Red Deer College is continuing to patiently wait to hear back from the Province of Alberta regarding the status of their hopes to begin degree granting.
The Minister of Advanced Education Marlin Schmidt had previously made his recommendation to the Province regarding degree-granting at RDC and gave December as a preliminary timeline for an answer.
With that timeline now lapsed, President of Red Deer College Joel Ward is now thinking mid-February.
“He did call and say, ‘We are getting close. We just have a little more work to do. Be patient’. So I would expect an answer probably in February,” Ward said.
The Province is currently debating the issue, but has assured Ward the issue is on the agenda.
Degree-granting for RDC is key to keeping students in Central Alberta, according to Ward. Over 56% of Alberta post-secondary students graduate with a four-year degree, something the college cannot currently offer outside of nursing and education, which is offered through the University of Alberta, and business which is offered through Mount Royal University.
“Degree-granting status is really important to us because we are shut out of that market,” Ward said.
“It is similar to being a retail store with four products, but you are only allowed to sell three when most of your customers want the fourth one. That is a challenge.”
If approved, RDC will begin immediately turning their current degrees through other institutions into their own. The school will also work to introduce several more programs in three to five years.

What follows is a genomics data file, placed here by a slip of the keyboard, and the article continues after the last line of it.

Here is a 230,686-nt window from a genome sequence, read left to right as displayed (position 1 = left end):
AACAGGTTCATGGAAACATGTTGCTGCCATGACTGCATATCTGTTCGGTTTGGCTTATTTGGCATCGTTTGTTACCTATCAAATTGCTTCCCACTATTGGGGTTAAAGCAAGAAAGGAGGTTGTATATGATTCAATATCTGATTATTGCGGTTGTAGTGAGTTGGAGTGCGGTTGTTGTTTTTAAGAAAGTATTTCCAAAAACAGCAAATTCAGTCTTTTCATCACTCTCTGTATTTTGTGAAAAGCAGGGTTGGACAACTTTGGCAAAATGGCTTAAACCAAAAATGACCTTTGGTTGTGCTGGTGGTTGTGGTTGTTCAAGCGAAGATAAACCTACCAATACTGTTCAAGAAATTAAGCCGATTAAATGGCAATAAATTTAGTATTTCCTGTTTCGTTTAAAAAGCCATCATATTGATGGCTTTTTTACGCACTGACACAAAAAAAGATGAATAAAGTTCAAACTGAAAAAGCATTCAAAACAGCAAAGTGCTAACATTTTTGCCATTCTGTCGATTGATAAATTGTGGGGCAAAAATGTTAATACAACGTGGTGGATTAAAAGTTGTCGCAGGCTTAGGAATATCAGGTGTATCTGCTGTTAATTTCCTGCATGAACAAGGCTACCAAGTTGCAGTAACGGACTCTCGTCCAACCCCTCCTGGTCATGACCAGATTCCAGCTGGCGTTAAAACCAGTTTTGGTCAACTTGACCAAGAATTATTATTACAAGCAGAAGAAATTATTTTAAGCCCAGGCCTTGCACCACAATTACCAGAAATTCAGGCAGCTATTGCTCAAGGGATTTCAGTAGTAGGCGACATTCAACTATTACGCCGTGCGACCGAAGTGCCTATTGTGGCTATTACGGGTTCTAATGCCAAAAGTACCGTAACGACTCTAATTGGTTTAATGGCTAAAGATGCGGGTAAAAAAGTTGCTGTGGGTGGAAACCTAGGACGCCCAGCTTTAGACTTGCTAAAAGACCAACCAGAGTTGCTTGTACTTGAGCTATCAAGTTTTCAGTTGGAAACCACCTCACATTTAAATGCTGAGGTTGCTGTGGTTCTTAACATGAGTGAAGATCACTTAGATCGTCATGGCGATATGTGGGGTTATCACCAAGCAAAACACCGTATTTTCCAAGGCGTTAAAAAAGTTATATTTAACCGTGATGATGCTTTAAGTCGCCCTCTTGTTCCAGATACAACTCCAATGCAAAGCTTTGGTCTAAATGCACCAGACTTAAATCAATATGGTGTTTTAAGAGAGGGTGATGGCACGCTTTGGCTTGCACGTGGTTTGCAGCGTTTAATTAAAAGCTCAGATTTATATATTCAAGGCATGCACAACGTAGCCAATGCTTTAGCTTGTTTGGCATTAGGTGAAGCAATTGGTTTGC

“We already have two new degrees that are before government for approval. We think those will be the first two new ones,” he said.
He added degree-granting could potentially add 50% more students to the institution in three to seven years, which can now be more easily accommodating due to the several capital projects under construction including the Gary W. Harris Canada Games Centre and the new residence — both of which are scheduled to open in 2018.
Ward added the project will add critical growth to Central Alberta in a variety of ways.
“Our economic, cultural and social growth is impaired due to our inability to provide the educational opportunities that students need in Central Alberta,” he said. “We have made our case; we have the support of all of Central Alberta including students, business and industry, mayors and councils across Central Alberta and the school boards all support us.”
He added RDC is preparing for the best result in February.
“The government has listened and they will have a decision. I’m optimistic it will be a good one, but I really don’t know what the answer will be,” he said.